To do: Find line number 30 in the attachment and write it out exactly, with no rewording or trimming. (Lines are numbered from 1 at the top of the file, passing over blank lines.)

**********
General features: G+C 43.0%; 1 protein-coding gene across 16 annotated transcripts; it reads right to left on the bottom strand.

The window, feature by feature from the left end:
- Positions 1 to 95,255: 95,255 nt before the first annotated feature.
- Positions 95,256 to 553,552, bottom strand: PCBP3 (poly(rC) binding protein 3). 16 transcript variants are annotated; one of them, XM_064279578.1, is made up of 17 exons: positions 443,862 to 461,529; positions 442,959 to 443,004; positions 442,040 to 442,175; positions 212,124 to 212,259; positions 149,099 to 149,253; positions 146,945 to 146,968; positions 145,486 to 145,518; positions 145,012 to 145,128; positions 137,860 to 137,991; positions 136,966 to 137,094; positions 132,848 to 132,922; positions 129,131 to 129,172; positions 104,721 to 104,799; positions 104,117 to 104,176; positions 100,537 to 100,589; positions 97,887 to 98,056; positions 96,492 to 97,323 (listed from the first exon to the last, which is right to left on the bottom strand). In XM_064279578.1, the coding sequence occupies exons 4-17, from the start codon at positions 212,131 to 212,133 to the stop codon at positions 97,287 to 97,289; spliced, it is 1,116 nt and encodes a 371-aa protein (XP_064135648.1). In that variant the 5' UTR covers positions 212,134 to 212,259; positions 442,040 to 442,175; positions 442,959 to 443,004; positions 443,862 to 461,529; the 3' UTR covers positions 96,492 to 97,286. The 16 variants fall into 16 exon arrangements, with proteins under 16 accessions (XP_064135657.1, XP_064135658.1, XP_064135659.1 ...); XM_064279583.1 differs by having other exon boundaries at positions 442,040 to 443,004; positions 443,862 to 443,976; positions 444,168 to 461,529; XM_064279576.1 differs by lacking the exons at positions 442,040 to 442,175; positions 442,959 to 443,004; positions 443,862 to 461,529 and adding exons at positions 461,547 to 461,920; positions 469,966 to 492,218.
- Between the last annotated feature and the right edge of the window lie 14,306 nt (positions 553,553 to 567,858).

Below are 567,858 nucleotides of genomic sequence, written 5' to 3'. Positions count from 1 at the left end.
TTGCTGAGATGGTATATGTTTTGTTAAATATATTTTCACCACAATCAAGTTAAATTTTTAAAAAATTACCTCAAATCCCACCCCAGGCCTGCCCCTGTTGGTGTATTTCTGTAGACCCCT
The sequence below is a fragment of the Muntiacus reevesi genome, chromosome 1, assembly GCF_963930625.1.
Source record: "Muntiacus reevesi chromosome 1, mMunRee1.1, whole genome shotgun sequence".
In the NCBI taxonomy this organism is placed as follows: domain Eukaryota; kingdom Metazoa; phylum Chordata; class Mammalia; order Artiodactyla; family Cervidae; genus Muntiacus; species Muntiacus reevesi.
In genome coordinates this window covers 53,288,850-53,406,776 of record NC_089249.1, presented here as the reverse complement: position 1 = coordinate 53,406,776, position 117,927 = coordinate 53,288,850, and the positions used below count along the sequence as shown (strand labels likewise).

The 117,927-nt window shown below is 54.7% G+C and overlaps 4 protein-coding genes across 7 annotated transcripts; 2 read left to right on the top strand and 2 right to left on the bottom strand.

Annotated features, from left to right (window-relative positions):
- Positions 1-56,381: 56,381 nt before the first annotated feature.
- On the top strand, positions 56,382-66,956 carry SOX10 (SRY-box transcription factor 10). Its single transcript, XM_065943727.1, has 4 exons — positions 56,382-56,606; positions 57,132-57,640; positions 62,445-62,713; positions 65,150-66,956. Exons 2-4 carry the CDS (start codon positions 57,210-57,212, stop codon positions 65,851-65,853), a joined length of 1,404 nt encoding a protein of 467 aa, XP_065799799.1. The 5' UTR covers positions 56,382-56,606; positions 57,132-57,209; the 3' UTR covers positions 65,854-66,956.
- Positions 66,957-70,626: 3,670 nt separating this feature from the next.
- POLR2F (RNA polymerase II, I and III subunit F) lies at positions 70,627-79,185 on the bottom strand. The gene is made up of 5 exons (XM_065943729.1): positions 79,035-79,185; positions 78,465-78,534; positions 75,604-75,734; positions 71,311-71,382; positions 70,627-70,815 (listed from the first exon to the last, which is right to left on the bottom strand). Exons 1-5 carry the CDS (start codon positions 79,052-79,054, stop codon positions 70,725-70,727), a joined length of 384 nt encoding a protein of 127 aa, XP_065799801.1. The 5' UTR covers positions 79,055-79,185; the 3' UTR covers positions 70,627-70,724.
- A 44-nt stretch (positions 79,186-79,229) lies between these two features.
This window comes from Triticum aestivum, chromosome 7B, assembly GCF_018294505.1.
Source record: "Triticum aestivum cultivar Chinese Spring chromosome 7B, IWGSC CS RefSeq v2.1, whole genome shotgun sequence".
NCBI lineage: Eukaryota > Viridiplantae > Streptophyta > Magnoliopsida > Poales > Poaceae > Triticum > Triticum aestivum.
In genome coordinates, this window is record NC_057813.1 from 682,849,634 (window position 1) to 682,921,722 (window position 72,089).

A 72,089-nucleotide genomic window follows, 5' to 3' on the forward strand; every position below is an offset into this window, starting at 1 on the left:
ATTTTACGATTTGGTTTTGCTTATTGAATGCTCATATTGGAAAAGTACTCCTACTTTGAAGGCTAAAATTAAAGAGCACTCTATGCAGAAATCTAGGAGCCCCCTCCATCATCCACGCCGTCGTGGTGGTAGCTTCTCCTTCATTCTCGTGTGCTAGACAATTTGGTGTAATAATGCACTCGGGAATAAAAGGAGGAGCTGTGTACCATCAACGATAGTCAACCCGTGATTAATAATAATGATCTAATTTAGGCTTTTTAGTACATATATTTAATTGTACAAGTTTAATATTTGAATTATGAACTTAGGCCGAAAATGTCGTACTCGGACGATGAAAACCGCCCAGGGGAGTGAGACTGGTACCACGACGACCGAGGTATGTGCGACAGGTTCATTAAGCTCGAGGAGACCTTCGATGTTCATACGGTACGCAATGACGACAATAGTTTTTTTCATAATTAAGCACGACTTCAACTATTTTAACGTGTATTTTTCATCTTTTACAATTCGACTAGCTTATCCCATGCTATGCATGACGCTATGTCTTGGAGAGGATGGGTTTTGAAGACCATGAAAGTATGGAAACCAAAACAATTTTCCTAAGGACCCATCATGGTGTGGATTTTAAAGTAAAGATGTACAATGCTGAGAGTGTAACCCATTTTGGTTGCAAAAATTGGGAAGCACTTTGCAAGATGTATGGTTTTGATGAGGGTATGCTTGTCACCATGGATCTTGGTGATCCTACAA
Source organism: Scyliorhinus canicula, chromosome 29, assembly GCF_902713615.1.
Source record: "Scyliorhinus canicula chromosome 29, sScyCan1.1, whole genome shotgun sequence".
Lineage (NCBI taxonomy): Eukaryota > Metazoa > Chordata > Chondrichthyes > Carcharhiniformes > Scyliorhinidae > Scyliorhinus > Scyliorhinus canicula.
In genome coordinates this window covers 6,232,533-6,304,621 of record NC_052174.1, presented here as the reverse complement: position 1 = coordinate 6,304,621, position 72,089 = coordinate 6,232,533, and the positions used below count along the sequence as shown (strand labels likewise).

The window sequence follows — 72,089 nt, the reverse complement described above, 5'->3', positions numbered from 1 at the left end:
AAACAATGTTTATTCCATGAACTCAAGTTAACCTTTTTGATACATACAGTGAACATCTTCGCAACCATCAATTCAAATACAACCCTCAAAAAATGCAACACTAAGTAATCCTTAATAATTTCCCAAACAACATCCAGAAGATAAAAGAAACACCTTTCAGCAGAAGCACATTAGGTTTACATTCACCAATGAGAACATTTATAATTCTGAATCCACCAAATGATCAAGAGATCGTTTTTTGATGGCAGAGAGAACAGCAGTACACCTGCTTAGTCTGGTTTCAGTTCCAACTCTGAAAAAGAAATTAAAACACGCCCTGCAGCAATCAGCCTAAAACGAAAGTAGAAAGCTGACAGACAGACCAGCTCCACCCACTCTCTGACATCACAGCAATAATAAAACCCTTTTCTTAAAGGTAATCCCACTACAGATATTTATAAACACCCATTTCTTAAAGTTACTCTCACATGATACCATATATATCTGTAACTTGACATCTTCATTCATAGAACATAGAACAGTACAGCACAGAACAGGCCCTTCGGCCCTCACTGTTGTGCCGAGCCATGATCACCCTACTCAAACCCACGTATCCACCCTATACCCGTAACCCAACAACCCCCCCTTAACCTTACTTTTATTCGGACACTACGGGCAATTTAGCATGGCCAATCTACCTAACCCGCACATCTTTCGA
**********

AAACAATGTTTATTCCATGAACTCAAGTTAACCTTTTTGATACATACAGTGAACATCTTCGCAACCATCAATTCAAATACAACCCTCAAAAAATGCAACACTAAGTAATCCTTAATAATTTCCCAAACAACATCCAGAAGATAAAAGAAACACCTTTCAGCAGAAGCACATTAGGTTTACATTCACCAATGAGAACATTTATAATTCTGAATCCACCAAATGATCAAGAGATCGTTTTTTGATGGCAGAGAGAACAGCAGTACACCTGCTTAGTCTGGTTTCAGTTCCAACTCTGAAAAAGAAATTAAAACACGCCCTGCAGCAATCAGCCTAAAACGAAAGTAGAAAGCTGACAGACAGACCAGCTCCACCCACTCTCTGACATCACAGCAATAATAAAACCCTTTTCTTAAAGGTAATCCCACTACAGATATTTATAAACACCCATTTCTTAAAGTTACTCTCACATGATACCATATATATCTGTAACTTGACATCTTCATTCATAGAACATAGAACAGTACAGCACAGAACAGGCCCTTCGGCCCTCACTGTTGTGCCGAGCCATGATCACCCTACTCAAACCCACGTATCCACCCTATACCCGTAACCCAACAACCCCCCCTTAACCTTACTTTTATTCGGACACTACGGGCAATTTAGCATGGCCAATCTACCTAACCCGCACATCTTTCGA